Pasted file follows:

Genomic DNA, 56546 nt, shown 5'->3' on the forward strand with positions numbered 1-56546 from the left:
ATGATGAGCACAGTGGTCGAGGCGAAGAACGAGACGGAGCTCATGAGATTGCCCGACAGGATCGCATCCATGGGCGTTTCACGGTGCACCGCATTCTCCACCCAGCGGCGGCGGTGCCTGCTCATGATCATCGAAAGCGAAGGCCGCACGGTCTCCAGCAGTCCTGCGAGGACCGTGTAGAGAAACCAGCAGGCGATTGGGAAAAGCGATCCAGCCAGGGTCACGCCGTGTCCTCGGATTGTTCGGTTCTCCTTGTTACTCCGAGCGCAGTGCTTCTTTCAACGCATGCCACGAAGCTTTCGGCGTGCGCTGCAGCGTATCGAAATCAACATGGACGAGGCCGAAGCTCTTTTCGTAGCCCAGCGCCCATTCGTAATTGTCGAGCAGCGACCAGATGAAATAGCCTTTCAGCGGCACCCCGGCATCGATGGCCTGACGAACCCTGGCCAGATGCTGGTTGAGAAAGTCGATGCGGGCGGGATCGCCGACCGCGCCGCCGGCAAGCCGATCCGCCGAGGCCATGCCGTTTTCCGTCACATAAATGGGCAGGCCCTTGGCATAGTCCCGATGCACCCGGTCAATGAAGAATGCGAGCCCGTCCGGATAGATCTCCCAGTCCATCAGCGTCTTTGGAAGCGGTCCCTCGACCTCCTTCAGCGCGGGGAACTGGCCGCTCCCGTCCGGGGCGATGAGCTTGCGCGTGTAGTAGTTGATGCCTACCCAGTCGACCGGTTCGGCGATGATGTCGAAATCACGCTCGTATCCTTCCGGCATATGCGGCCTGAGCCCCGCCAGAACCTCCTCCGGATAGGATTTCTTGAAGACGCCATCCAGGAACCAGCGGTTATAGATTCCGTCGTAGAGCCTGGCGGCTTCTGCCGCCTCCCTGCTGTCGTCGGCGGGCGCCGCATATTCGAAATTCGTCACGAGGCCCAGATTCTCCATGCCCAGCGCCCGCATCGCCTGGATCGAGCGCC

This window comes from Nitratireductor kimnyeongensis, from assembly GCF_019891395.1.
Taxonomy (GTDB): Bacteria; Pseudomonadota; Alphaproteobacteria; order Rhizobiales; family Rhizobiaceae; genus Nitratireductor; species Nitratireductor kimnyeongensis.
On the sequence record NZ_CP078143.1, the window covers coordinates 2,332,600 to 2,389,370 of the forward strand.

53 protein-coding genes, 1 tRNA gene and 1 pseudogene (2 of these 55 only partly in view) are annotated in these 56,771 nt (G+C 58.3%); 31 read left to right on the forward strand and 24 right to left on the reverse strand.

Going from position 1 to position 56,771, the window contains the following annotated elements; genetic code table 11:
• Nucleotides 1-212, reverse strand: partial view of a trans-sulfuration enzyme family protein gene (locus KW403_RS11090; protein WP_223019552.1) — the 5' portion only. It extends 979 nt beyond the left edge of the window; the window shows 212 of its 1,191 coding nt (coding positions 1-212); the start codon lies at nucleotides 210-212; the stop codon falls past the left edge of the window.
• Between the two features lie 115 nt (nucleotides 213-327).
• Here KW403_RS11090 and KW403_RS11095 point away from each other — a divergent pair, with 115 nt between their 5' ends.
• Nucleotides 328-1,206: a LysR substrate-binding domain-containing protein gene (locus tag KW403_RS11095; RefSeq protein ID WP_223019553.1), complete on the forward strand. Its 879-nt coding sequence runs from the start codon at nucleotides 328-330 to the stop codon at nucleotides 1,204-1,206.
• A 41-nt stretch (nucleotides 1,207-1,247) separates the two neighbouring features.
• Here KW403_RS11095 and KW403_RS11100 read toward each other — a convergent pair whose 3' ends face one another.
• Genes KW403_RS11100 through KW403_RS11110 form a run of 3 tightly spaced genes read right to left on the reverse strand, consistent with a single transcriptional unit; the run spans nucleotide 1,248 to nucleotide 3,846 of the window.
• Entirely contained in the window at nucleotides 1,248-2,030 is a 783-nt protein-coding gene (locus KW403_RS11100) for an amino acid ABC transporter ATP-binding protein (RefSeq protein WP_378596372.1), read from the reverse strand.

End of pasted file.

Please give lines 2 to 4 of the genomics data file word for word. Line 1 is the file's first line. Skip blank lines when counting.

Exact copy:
ATGATGAGCACAGTGGTCGAGGCGAAGAACGAGACGGAGCTCATGAGATTGCCCGACAGGATCGCATCCATGGGCGTTTCACGGTGCACCGCATTCTCCACCCAGCGGCGGCGGTGCCTGCTCATGATCATCGAAAGCGAAGGCCGCACGGTCTCCAGCAGTCCTGCGAGGACCGTGTAGAGAAACCAGCAGGCGATTGGGAAAAGCGATCCAGCCAGGGTCACGCCGTGTCCTCGGATTGTTCGGTTCTCCTTGTTACTCCGAGCGCAGTGCTTCTTTCAACGCATGCCACGAAGCTTTCGGCGTGCGCTGCAGCGTATCGAAATCAACATGGACGAGGCCGAAGCTCTTTTCGTAGCCCAGCGCCCATTCGTAATTGTCGAGCAGCGACCAGATGAAATAGCCTTTCAGCGGCACCCCGGCATCGATGGCCTGACGAACCCTGGCCAGATGCTGGTTGAGAAAGTCGATGCGGGCGGGATCGCCGACCGCGCCGCCGGCAAGCCGATCCGCCGAGGCCATGCCGTTTTCCGTCACATAAATGGGCAGGCCCTTGGCATAGTCCCGATGCACCCGGTCAATGAAGAATGCGAGCCCGTCCGGATAGATCTCCCAGTCCATCAGCGTCTTTGGAAGCGGTCCCTCGACCTCCTTCAGCGCGGGGAACTGGCCGCTCCCGTCCGGGGCGATGAGCTTGCGCGTGTAGTAGTTGATGCCTACCCAGTCGACCGGTTCGGCGATGATGTCGAAATCACGCTCGTATCCTTCCGGCATATGCGGCCTGAGCCCCGCCAGAACCTCCTCCGGATAGGATTTCTTGAAGACGCCATCCAGGAACCAGCGGTTATAGATTCCGTCGTAGAGCCTGGCGGCTTCTGCCGCCTCCCTGCTGTCGTCGGCGGGCGCCGCATATTCGAAATTCGTCACGAGGCCCAGATTCTCCATGCCCAGCGCCCGCATCGCCTGGATCGAGCGCC

This window comes from Nitratireductor kimnyeongensis, from assembly GCF_019891395.1.
Taxonomy (GTDB): Bacteria; Pseudomonadota; Alphaproteobacteria; order Rhizobiales; family Rhizobiaceae; genus Nitratireductor; species Nitratireductor kimnyeongensis.